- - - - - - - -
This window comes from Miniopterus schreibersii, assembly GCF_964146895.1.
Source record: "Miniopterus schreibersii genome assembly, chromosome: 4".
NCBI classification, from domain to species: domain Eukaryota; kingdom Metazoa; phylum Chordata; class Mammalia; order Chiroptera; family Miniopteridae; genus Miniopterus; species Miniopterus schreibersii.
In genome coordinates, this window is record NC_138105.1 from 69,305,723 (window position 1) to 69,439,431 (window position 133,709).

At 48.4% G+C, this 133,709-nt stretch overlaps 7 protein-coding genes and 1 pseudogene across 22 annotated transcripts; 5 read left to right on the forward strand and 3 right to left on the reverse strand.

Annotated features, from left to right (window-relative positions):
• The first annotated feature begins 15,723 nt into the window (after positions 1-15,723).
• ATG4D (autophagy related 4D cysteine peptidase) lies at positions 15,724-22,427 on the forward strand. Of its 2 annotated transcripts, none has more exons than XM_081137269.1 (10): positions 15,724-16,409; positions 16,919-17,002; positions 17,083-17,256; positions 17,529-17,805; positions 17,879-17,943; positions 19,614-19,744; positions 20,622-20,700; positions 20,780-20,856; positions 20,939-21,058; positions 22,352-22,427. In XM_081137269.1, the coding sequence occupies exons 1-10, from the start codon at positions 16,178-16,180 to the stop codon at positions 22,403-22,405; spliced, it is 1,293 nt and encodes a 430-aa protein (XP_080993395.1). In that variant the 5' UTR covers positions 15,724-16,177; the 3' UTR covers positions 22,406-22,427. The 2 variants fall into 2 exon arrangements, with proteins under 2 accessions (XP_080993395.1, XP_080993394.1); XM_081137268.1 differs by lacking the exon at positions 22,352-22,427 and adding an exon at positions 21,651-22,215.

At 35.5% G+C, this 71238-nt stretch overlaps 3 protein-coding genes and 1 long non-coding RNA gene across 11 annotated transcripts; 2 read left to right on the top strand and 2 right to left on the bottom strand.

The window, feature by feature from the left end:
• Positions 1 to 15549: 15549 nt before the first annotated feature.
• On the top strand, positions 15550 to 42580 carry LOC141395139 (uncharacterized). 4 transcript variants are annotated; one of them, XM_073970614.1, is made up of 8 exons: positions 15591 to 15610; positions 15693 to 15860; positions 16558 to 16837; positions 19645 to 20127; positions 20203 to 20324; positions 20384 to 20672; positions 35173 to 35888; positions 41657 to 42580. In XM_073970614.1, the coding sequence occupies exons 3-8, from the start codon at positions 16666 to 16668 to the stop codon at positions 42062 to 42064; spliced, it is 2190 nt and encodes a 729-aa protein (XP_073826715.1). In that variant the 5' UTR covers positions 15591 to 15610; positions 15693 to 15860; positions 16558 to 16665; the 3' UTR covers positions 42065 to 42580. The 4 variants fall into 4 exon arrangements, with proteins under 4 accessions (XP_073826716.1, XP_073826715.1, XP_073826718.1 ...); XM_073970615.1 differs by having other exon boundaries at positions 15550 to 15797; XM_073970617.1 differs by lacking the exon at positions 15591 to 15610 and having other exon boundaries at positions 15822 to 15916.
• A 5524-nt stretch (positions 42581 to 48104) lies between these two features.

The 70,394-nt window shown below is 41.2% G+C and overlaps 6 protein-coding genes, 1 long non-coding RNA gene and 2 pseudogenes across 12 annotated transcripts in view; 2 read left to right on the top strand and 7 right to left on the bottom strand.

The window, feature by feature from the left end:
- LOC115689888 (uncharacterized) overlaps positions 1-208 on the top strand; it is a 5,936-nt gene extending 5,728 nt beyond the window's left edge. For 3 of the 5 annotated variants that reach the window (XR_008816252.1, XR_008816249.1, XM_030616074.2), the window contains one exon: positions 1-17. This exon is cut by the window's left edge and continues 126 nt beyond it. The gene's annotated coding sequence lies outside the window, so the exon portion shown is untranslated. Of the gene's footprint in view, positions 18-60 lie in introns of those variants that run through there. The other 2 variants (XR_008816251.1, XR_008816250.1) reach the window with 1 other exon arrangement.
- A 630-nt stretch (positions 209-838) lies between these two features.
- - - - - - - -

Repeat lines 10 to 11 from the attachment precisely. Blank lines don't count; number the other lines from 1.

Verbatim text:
The window, feature by feature from the left end:
• Positions 1 to 15549: 15549 nt before the first annotated feature.